Submitted in 2016 by Lindsay Anderberg, Interdisciplinary Science & Technology Librarian and Poly Archivist, New York University, email@example.com
I have found these sessions to be an engaging introduction for undergraduates. The hands-on activity allows the students to practice close reading of a variety of primary source formats, while also considering things like tone, audience, and context. Students really enjoy getting to touch things! (as they tell us in class and in evaluations). Challenges include classroom space, understanding context, and grappling with archival silences. Although some students will make greater strides than others in terms of understanding how primary sources are situated in knowledge production and how to relate the activity back to the context of their course, all of the students are exposed to the basic idea of primary source research and proper handling of archival materials.
1.) To discuss the differences between primary and secondary sources through hands-on experience with archival materials.
2.) To understand how primary and secondary sources contribute to knowledge production in scientific fields.
3.) To think about different types of formats and the means of their creation, including: when, how, for what purpose/for whom, where were these documents created.
4.) To gain a preliminary understanding of the types of items archives collect and how they can be used for research.
Course Profile: This course was created for an undergraduate Seminar in Science and Technologies Studies.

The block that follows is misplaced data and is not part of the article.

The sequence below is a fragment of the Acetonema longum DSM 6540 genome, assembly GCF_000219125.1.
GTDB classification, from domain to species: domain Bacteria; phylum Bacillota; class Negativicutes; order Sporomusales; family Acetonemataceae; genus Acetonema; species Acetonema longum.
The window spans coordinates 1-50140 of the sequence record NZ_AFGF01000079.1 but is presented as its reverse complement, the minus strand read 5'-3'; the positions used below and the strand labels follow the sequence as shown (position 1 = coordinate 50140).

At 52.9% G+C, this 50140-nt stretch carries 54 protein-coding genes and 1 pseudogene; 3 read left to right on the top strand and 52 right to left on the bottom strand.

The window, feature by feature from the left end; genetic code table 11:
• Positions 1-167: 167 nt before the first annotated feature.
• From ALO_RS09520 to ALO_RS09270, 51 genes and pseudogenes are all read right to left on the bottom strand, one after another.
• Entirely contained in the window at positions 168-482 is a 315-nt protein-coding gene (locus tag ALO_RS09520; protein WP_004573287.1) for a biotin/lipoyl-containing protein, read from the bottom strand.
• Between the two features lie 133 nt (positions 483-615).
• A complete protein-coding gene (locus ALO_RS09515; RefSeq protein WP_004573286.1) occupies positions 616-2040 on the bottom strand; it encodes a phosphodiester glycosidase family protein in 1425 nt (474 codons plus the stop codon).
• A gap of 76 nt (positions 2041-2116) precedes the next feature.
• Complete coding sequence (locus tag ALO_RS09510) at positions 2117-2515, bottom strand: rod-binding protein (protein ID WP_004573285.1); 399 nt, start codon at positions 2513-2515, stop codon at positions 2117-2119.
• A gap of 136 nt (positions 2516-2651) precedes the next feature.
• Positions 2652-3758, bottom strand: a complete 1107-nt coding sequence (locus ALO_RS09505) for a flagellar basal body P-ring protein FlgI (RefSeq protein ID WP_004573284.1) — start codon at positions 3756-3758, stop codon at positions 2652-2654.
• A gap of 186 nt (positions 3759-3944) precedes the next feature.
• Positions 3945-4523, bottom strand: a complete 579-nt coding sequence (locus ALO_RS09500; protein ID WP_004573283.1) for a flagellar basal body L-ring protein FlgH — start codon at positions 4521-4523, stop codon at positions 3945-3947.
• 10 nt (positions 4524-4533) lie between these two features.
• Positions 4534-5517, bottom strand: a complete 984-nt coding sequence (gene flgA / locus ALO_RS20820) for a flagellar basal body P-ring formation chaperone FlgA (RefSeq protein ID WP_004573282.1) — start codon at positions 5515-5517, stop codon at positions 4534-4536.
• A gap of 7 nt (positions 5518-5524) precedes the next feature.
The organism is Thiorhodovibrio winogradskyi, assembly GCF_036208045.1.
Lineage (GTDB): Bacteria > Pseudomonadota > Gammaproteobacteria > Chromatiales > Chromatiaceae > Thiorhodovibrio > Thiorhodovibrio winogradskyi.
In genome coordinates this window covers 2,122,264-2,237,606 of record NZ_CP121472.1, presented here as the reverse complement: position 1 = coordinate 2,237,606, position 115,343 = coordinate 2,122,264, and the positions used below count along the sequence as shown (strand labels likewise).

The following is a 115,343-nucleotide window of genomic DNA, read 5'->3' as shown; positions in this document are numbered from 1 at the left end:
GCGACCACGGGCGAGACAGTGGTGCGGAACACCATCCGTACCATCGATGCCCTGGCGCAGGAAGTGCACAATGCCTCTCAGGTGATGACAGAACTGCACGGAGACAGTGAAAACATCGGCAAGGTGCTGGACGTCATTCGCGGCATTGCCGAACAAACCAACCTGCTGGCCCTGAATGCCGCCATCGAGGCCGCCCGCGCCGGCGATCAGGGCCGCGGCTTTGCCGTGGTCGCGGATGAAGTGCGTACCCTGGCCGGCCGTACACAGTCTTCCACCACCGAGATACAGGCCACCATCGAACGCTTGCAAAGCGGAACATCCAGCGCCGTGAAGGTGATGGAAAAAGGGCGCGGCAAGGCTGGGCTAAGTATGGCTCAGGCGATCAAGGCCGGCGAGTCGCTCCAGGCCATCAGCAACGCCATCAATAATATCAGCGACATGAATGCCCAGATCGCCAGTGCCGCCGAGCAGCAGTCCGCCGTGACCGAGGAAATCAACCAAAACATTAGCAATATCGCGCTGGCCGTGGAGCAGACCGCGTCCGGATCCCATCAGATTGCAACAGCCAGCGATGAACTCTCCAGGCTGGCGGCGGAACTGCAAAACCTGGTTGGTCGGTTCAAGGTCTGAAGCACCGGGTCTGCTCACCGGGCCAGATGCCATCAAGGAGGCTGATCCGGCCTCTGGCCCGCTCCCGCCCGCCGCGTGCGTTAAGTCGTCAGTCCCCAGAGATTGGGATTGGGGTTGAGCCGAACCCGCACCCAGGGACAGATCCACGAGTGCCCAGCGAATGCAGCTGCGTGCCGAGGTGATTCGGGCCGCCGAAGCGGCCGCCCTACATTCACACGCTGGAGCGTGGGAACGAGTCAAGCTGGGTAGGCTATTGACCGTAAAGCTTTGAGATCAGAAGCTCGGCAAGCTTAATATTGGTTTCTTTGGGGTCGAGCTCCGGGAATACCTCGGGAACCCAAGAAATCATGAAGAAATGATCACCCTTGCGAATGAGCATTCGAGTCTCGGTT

Collections Profile: Selections came from Poly Archives collections, including the papers of scientists, engineers, and engineering corporations. See the selection list here.
Preparation: It is best to have a room with large tables for this group activity. Pre-curate sets of materials appropriate for groups of 4-6 students to explore. Each group gets one set of two worksheets.
1.) (30 minutes) Ask the students to pick a collection of materials from the Poly Archives to explore (4 groups of 6). The students will be asked to explore the pre-curated sets of materials and will be given a set of questions to prompt their thinking about the creation of the materials and connections between materials. Students will answer Question Set 1.
2.) (30 minutes) The groups will re-mix and present their findings to each other in small groups. The groups will have a new set of question to answer. These questions will focus on primary/secondary sources, archival research/archival silences. Students will answer Question Set 2.
3.) (40 minutes) After each group has discussed, we will have a full class discussion about how these objects tie into knowledge production in the sciences and broader course themes. Discussion is co-led by the seminar professor and the archivist. Topics include what is missing from each collection that would help understanding; importance of archives to studying the history of science and engineering; and how the use of archival items can be different for different audiences and purposes.